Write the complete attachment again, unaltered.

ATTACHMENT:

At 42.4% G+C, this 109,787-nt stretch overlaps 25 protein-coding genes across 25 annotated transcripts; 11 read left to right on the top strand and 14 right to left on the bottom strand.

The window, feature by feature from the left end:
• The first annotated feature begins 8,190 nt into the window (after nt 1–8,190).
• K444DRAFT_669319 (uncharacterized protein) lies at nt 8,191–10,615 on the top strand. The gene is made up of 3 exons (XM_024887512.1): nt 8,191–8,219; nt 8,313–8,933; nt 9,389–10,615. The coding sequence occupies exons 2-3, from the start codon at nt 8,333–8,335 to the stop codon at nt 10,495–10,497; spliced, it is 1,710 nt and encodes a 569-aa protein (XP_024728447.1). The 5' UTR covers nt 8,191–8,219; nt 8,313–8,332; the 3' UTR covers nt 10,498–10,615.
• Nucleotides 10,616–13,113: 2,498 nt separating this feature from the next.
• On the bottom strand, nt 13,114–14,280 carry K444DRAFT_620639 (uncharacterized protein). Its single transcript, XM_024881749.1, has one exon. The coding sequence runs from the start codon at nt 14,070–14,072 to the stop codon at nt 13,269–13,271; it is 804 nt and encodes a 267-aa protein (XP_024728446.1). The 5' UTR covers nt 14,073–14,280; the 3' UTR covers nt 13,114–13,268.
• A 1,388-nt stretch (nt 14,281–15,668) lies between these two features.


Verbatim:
At 42.4% G+C, this 109,787-nt stretch overlaps 25 protein-coding genes across 25 annotated transcripts; 11 read left to right on the top strand and 14 right to left on the bottom strand.

The window, feature by feature from the left end:
• The first annotated feature begins 8,190 nt into the window (after nt 1–8,190).
• K444DRAFT_669319 (uncharacterized protein) lies at nt 8,191–10,615 on the top strand. The gene is made up of 3 exons (XM_024887512.1): nt 8,191–8,219; nt 8,313–8,933; nt 9,389–10,615. The coding sequence occupies exons 2-3, from the start codon at nt 8,333–8,335 to the stop codon at nt 10,495–10,497; spliced, it is 1,710 nt and encodes a 569-aa protein (XP_024728447.1). The 5' UTR covers nt 8,191–8,219; nt 8,313–8,332; the 3' UTR covers nt 10,498–10,615.
• Nucleotides 10,616–13,113: 2,498 nt separating this feature from the next.
• On the bottom strand, nt 13,114–14,280 carry K444DRAFT_620639 (uncharacterized protein). Its single transcript, XM_024881749.1, has one exon. The coding sequence runs from the start codon at nt 14,070–14,072 to the stop codon at nt 13,269–13,271; it is 804 nt and encodes a 267-aa protein (XP_024728446.1). The 5' UTR covers nt 14,073–14,280; the 3' UTR covers nt 13,114–13,268.
• A 1,388-nt stretch (nt 14,281–15,668) lies between these two features.